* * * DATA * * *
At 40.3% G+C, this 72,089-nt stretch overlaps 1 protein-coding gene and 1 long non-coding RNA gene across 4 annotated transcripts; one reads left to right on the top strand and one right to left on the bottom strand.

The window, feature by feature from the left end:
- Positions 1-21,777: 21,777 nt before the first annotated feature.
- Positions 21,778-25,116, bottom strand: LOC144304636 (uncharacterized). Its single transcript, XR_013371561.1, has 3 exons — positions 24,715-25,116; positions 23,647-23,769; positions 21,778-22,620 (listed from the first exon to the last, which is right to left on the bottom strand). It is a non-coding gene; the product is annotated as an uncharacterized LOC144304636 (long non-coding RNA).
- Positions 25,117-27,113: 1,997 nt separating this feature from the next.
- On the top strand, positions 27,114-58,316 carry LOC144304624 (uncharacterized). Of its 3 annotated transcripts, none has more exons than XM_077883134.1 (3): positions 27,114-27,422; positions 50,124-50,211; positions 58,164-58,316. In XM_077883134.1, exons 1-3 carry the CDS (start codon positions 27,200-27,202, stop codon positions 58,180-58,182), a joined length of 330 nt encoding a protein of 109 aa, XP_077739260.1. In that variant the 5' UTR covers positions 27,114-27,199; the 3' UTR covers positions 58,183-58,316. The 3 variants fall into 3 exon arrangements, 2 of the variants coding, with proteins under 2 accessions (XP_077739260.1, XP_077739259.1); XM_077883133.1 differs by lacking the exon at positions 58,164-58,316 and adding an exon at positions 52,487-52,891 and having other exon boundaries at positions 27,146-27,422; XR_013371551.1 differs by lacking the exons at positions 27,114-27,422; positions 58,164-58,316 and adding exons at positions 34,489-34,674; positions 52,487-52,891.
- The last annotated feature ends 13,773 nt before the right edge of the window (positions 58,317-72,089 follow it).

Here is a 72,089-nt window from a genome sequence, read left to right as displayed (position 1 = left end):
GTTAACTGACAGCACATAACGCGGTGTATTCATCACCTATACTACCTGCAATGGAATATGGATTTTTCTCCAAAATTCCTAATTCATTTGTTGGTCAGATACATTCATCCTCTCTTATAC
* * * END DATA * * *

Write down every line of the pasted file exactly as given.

At 40.3% G+C, this 72,089-nt stretch overlaps 1 protein-coding gene and 1 long non-coding RNA gene across 4 annotated transcripts; one reads left to right on the top strand and one right to left on the bottom strand.

The window, feature by feature from the left end:
- Positions 1-21,777: 21,777 nt before the first annotated feature.
- Positions 21,778-25,116, bottom strand: LOC144304636 (uncharacterized). Its single transcript, XR_013371561.1, has 3 exons — positions 24,715-25,116; positions 23,647-23,769; positions 21,778-22,620 (listed from the first exon to the last, which is right to left on the bottom strand). It is a non-coding gene; the product is annotated as an uncharacterized LOC144304636 (long non-coding RNA).
- Positions 25,117-27,113: 1,997 nt separating this feature from the next.
- On the top strand, positions 27,114-58,316 carry LOC144304624 (uncharacterized). Of its 3 annotated transcripts, none has more exons than XM_077883134.1 (3): positions 27,114-27,422; positions 50,124-50,211; positions 58,164-58,316. In XM_077883134.1, exons 1-3 carry the CDS (start codon positions 27,200-27,202, stop codon positions 58,180-58,182), a joined length of 330 nt encoding a protein of 109 aa, XP_077739260.1. In that variant the 5' UTR covers positions 27,114-27,199; the 3' UTR covers positions 58,183-58,316. The 3 variants fall into 3 exon arrangements, 2 of the variants coding, with proteins under 2 accessions (XP_077739260.1, XP_077739259.1); XM_077883133.1 differs by lacking the exon at positions 58,164-58,316 and adding an exon at positions 52,487-52,891 and having other exon boundaries at positions 27,146-27,422; XR_013371551.1 differs by lacking the exons at positions 27,114-27,422; positions 58,164-58,316 and adding exons at positions 34,489-34,674; positions 52,487-52,891.
- The last annotated feature ends 13,773 nt before the right edge of the window (positions 58,317-72,089 follow it).

Here is a 72,089-nt window from a genome sequence, read left to right as displayed (position 1 = left end):
GTTAACTGACAGCACATAACGCGGTGTATTCATCACCTATACTACCTGCAATGGAATATGGATTTTTCTCCAAAATTCCTAATTCATTTGTTGGTCAGATACATTCATCCTCTCTTATAC